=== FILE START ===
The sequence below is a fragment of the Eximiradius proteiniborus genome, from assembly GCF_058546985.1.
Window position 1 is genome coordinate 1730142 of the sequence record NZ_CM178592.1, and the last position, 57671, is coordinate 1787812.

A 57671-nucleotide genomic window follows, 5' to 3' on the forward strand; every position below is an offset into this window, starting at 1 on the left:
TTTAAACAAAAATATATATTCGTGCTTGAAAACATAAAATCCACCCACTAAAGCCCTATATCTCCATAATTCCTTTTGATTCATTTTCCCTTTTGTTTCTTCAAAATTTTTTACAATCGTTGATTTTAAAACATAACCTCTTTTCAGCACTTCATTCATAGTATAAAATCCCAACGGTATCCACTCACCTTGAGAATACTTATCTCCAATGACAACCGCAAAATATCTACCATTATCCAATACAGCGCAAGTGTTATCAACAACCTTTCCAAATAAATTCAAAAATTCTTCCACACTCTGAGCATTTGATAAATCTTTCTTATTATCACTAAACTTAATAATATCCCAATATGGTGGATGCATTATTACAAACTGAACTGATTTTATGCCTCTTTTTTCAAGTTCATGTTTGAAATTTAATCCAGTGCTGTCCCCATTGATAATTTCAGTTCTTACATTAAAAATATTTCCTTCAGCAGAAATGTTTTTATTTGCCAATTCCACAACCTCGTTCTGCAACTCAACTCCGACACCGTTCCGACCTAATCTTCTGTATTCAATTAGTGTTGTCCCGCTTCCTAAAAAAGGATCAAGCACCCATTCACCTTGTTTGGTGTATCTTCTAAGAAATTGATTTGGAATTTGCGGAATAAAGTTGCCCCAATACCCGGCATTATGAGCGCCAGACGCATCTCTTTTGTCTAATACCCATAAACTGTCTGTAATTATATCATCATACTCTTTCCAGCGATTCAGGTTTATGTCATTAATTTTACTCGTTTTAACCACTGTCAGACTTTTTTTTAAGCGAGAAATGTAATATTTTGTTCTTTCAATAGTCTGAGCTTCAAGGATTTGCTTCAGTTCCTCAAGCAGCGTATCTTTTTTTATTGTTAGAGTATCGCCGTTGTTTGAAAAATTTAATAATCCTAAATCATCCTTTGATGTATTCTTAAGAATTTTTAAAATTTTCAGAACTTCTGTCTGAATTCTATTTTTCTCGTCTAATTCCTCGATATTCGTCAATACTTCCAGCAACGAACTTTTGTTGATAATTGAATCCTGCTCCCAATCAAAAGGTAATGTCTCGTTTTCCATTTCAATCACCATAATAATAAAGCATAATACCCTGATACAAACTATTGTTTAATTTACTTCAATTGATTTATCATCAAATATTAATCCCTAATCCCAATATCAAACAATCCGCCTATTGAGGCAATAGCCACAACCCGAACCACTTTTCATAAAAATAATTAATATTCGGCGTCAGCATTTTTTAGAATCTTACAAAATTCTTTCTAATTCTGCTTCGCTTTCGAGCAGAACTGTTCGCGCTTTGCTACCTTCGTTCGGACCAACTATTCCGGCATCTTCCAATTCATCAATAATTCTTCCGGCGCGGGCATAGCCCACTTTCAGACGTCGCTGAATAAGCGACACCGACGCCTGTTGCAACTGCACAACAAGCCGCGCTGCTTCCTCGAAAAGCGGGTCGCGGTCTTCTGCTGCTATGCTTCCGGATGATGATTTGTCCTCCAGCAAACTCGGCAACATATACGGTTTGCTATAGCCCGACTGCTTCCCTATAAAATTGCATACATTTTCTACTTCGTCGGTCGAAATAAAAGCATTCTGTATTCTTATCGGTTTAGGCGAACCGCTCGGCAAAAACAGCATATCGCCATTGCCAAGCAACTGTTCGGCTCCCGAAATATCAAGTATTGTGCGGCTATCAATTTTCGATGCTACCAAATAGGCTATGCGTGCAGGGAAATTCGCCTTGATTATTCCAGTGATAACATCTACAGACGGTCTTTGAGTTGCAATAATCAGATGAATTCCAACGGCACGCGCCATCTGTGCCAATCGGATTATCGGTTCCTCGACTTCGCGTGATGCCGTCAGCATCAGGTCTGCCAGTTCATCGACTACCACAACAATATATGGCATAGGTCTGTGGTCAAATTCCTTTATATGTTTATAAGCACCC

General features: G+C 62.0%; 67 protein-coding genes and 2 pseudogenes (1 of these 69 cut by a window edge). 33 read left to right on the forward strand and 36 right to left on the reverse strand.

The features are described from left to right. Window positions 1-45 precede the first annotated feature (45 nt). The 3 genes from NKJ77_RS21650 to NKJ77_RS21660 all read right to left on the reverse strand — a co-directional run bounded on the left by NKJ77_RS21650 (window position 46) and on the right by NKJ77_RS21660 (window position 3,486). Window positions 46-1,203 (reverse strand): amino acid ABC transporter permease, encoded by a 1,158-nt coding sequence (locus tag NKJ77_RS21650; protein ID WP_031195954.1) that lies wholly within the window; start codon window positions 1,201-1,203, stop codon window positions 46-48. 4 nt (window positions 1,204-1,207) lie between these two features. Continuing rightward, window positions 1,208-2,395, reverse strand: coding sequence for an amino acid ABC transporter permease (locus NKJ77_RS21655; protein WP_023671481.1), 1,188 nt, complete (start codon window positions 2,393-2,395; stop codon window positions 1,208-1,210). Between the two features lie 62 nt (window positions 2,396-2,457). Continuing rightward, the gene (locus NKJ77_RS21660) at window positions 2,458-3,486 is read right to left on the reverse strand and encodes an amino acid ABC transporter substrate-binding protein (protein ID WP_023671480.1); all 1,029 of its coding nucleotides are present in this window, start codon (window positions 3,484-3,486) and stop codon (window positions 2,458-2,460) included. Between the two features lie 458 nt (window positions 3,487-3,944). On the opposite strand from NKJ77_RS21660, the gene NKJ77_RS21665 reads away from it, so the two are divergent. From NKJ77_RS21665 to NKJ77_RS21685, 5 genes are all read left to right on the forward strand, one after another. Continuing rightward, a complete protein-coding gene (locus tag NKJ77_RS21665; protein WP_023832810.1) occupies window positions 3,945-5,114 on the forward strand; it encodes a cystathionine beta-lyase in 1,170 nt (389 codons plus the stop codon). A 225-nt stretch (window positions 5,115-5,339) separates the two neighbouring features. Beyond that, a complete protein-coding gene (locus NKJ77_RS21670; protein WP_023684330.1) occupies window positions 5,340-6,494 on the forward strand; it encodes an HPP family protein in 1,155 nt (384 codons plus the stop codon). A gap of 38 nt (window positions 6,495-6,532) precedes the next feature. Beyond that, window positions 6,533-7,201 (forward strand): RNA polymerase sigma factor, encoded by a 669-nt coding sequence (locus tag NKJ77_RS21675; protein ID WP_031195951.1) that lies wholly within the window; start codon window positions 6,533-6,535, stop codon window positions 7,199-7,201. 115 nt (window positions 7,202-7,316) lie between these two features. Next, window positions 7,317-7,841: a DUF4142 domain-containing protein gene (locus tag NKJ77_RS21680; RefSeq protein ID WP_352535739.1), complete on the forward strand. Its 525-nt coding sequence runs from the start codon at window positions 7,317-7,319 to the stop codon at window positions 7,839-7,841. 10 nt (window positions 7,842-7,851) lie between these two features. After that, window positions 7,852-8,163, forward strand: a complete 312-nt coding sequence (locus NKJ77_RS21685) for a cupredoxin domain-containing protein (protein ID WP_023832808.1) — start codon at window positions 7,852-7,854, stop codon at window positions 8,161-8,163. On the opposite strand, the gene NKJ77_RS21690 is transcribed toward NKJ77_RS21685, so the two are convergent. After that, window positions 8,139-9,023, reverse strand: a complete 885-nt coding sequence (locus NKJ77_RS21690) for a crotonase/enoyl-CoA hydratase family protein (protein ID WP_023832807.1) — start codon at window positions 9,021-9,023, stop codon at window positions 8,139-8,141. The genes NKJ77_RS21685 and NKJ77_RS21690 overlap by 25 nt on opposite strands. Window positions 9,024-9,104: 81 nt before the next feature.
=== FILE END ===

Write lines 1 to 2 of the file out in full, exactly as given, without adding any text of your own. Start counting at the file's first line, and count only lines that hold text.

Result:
The sequence below is a fragment of the Eximiradius proteiniborus genome, from assembly GCF_058546985.1.
Window position 1 is genome coordinate 1730142 of the sequence record NZ_CM178592.1, and the last position, 57671, is coordinate 1787812.